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International Angiology 2020 April;39(2):161-70

DOI: 10.23736/S0392-9590.20.04307-2

Copyright © 2020 EDIZIONI MINERVA MEDICA

language: English

Management of upper extremity aneurysms: a systematic review

Salomé KUNTZ 1, 2, Anne LEJAY 1, 2, 3 , Yannick GEORG 1, 2, Fabien THAVEAU 1, 2, Nabil CHAKFÉ 1, 2

1 Department of Vascular Surgery and Kidney Transplantation, University Hospital of Strasbourg, Strasbourg, France; 2 European Research Group on Prostheses Applied to Vascular Surgery (GEPROVAS), Strasbourg, France; 3 Department of Physiology, University Hospital of Strasbourg, Strasbourg, France



INTRODUCTION: The aim of this paper is to provide recommendations for diagnosis and management of arterial or venous aneurysms of the upper extremity.
EVIDENCE ACQUISITION: A systematic review of the Medline and Cockrane databases was performed from 1988 to 2019 by a combined strategy of MeSh terms.
EVIDENCE SYNTHESIS: One-hundred-forty-four publications were identified: 111 addressing arterial aneurysms and 33 addressing venous aneurysms. A total of 162 cases of arterial aneurysms, mostly brachial aneurysms (34.0% of cases) and 40 cases of venous aneurysms, mostly located in the forearm (60.0% of cases) were reported. For both types of aneurysms, most common presentation was the perception of a mass (56.3% for arterial one and 87.5% for venous one), but thromboembolic complication (46.7%), paresthesia (16.5%) or rupture (6.4%) could be observed in the setting of arterial aneurysms, while arm swelling (27.5%), neurological symptoms (12.5%), pulmonary embolism (10.0%) or rupture (2.5%) could occur in the setting of venous aneurysms. DUS was performed as first imaging modality for both settings, followed but CTA and MRA, especially in arterial aneurysms, to evaluate distal emboli and surrounding vasculature. Surgical treatment was mostly based on excision of the aneurysms with revascularization for arterial aneurysms (77.2%) and resection without reconstruction for the venous one (85.0%). Complications occurred in 10.5% of the cases of arterial aneurysms, none occurred after venous aneurysm resection.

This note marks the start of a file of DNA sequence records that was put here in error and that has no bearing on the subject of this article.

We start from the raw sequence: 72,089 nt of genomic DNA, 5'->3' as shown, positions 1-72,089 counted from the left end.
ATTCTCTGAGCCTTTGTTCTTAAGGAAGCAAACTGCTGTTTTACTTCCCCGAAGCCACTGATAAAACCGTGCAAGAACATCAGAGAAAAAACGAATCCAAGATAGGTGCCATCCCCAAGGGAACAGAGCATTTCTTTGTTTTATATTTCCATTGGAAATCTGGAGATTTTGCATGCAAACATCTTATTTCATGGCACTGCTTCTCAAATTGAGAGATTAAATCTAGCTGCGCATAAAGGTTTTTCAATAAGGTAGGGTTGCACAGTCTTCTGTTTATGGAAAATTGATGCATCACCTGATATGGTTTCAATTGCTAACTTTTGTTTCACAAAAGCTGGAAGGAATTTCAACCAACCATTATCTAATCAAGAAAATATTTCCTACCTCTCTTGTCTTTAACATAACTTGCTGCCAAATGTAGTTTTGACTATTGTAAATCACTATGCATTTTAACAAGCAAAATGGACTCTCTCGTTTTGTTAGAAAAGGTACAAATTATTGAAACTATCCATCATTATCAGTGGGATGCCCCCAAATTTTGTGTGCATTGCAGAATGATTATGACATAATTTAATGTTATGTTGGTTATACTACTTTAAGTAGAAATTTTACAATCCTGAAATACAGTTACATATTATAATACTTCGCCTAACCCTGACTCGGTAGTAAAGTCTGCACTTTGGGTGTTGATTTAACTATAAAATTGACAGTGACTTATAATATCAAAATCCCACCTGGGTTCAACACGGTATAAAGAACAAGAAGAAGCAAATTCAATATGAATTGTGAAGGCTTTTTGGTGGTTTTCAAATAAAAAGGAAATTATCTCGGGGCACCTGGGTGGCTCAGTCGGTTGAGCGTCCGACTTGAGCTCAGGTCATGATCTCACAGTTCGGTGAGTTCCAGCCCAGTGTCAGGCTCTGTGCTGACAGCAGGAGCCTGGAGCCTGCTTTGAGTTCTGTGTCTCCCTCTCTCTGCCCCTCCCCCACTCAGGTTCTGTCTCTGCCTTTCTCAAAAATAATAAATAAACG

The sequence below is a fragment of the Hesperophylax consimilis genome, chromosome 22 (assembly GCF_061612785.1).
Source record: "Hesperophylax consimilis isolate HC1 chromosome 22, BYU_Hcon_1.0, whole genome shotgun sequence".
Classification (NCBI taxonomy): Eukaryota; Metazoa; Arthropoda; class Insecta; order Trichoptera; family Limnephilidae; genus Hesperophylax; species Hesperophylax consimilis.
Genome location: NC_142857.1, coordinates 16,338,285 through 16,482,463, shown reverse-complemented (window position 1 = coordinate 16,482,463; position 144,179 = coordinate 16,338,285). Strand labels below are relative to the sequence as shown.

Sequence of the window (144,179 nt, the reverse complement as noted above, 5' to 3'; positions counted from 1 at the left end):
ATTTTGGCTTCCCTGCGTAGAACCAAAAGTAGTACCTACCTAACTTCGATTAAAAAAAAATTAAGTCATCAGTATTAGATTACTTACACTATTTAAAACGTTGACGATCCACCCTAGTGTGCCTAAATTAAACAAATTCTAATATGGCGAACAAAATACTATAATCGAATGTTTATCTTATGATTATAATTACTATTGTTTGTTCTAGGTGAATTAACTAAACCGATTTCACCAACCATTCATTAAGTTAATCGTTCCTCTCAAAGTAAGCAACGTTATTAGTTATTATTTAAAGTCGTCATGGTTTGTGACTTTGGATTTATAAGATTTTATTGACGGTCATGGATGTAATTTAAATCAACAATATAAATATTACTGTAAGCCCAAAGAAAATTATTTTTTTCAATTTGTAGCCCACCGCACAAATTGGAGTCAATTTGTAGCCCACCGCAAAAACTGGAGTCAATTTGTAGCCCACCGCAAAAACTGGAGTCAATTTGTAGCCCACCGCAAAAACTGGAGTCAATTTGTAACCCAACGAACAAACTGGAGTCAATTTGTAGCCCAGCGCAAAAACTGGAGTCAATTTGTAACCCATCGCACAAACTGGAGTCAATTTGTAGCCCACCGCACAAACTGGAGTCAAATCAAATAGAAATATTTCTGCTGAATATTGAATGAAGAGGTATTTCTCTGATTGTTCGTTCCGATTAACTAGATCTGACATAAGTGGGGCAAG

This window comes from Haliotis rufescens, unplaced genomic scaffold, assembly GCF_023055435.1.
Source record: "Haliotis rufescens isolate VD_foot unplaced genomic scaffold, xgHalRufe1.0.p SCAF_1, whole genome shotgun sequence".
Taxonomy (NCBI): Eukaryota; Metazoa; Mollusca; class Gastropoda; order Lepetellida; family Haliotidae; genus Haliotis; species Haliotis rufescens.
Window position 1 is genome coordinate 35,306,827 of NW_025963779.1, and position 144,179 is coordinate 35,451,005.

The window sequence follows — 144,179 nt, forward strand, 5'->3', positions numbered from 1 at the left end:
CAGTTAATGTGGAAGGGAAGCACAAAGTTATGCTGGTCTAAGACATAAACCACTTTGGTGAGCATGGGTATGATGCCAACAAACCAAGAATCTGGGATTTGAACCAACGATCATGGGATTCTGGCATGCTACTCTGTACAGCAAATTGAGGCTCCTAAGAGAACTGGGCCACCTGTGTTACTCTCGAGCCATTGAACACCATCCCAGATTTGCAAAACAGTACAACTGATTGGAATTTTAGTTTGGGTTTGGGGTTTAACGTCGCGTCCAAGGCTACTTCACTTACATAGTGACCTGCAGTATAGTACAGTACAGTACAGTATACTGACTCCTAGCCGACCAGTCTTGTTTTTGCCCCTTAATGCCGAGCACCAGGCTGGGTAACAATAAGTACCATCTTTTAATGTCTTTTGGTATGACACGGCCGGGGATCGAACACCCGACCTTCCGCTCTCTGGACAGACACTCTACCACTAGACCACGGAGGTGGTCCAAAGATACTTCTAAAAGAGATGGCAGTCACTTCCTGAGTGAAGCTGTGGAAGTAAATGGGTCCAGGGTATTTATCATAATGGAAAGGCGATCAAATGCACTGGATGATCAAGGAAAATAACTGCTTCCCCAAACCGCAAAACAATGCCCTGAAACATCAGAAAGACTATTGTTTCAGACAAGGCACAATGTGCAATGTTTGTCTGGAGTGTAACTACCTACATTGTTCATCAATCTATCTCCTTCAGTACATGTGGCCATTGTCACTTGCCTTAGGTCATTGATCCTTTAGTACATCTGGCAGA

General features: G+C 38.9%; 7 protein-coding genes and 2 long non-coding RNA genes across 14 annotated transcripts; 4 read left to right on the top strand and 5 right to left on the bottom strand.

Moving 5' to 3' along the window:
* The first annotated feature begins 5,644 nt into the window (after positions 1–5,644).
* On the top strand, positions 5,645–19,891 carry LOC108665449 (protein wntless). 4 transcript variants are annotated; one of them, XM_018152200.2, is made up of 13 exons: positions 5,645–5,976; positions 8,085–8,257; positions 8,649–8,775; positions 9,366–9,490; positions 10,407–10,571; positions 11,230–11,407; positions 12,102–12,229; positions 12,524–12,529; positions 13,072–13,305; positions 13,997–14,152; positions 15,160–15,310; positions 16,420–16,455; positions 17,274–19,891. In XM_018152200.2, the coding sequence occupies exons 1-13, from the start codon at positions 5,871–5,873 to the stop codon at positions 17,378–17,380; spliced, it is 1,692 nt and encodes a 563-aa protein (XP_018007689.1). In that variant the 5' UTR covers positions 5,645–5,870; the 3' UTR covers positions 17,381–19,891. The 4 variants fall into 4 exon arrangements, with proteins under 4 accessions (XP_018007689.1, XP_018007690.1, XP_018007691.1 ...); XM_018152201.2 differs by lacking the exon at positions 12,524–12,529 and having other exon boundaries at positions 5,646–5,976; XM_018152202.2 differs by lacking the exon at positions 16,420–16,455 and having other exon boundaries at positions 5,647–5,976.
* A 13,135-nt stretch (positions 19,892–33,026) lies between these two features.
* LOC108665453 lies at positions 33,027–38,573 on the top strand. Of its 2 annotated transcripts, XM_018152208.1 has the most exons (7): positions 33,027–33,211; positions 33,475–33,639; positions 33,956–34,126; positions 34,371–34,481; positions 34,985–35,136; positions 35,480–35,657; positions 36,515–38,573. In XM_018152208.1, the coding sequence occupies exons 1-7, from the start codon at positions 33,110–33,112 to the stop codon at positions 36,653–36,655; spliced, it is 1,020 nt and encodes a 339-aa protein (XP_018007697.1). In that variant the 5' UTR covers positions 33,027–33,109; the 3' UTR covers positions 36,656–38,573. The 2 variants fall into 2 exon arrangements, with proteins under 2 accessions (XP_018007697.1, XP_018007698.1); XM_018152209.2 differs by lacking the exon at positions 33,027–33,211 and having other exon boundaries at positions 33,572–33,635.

CONCLUSIONS: Prompt diagnosis and appropriate preoperative imaging are mandatory in order to offer the best treatment modality. Open resection with revascularization seems to be the treatment of choice for arterial aneurysms, although endovascular procedures became more popular. Venous aneurysms require excision without revascularization.


KEY WORDS: Aneurysm; Upper extremity; Vascular surgical procedures

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